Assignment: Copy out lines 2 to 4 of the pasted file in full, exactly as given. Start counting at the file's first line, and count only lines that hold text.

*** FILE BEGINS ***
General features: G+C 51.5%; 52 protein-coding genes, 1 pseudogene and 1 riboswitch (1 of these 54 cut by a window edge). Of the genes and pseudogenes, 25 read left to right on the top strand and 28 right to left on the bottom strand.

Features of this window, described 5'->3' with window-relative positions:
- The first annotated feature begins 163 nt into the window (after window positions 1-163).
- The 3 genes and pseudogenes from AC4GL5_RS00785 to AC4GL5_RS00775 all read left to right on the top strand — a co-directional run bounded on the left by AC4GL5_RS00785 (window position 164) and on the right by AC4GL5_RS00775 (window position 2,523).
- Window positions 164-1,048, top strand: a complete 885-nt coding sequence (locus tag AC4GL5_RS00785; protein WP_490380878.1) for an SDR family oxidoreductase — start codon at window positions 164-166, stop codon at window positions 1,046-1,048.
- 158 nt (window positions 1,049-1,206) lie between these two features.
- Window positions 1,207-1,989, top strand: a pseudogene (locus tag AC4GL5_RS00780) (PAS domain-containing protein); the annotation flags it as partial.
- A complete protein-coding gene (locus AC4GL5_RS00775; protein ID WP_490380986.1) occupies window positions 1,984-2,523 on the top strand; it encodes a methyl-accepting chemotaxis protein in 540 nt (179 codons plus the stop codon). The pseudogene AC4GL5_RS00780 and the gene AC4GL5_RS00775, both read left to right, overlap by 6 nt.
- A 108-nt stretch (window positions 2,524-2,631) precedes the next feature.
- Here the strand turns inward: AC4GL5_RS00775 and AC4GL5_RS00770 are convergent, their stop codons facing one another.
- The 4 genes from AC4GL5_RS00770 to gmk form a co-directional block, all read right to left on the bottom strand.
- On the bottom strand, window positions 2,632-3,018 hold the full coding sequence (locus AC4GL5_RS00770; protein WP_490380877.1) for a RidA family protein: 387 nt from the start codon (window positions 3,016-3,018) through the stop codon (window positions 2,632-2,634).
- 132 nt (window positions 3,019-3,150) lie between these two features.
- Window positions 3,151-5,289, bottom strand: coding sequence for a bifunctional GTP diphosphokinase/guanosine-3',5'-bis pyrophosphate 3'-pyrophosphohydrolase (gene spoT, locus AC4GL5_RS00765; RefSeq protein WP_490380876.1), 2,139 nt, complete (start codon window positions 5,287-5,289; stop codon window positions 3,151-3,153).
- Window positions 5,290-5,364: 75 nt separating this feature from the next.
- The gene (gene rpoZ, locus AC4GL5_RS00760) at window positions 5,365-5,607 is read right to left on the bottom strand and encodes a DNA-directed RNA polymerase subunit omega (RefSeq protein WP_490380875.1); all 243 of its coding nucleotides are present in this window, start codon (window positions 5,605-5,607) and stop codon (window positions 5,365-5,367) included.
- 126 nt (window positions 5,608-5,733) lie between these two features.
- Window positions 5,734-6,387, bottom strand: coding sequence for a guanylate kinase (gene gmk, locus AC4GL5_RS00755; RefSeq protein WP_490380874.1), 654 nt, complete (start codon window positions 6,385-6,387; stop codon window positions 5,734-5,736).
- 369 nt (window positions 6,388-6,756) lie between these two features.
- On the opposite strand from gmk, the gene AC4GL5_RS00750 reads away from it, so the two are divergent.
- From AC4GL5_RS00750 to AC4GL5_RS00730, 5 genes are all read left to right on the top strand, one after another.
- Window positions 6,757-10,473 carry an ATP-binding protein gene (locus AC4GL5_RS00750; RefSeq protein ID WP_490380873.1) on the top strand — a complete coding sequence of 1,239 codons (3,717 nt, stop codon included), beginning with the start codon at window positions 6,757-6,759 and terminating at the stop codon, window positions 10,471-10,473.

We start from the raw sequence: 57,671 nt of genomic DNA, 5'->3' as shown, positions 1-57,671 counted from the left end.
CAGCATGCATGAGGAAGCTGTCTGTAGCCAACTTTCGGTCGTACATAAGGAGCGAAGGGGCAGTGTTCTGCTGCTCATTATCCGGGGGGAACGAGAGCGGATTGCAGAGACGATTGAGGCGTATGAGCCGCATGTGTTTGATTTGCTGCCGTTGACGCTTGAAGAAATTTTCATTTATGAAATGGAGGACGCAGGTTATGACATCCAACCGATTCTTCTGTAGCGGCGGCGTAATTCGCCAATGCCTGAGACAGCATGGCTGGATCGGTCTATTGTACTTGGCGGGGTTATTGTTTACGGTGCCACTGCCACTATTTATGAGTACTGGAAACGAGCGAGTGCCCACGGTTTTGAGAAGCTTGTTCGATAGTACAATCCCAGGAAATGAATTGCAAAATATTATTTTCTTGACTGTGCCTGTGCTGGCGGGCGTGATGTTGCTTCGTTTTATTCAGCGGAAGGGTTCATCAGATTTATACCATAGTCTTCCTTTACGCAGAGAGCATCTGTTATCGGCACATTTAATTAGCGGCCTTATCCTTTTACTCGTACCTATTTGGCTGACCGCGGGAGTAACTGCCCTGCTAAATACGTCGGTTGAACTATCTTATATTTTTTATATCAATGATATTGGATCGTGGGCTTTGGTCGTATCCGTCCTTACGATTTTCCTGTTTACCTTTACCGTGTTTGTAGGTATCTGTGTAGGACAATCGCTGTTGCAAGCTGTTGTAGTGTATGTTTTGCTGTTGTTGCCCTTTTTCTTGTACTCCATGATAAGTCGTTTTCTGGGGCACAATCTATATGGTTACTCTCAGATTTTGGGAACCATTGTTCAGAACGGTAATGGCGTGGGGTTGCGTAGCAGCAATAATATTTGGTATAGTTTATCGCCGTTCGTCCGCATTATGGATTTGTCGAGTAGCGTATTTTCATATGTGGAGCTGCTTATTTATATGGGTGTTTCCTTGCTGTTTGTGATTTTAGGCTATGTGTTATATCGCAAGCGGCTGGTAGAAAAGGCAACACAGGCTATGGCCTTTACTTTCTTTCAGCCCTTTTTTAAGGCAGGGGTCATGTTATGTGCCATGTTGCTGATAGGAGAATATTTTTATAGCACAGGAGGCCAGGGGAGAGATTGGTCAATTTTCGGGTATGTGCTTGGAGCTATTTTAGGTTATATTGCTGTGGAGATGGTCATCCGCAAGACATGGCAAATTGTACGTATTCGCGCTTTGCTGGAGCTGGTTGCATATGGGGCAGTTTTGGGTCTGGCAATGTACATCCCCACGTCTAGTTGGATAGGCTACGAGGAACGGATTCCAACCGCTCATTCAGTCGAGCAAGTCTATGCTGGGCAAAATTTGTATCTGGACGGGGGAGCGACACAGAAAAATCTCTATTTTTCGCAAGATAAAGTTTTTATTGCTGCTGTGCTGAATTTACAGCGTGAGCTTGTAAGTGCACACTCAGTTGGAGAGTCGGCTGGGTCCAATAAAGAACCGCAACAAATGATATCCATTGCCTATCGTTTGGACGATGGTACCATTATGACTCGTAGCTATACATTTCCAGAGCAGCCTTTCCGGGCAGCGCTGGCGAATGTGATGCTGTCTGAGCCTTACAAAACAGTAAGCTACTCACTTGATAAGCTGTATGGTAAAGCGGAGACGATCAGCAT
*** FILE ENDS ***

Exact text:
Features of this window, described 5'->3' with window-relative positions:
- The first annotated feature begins 163 nt into the window (after window positions 1-163).
- The 3 genes and pseudogenes from AC4GL5_RS00785 to AC4GL5_RS00775 all read left to right on the top strand — a co-directional run bounded on the left by AC4GL5_RS00785 (window position 164) and on the right by AC4GL5_RS00775 (window position 2,523).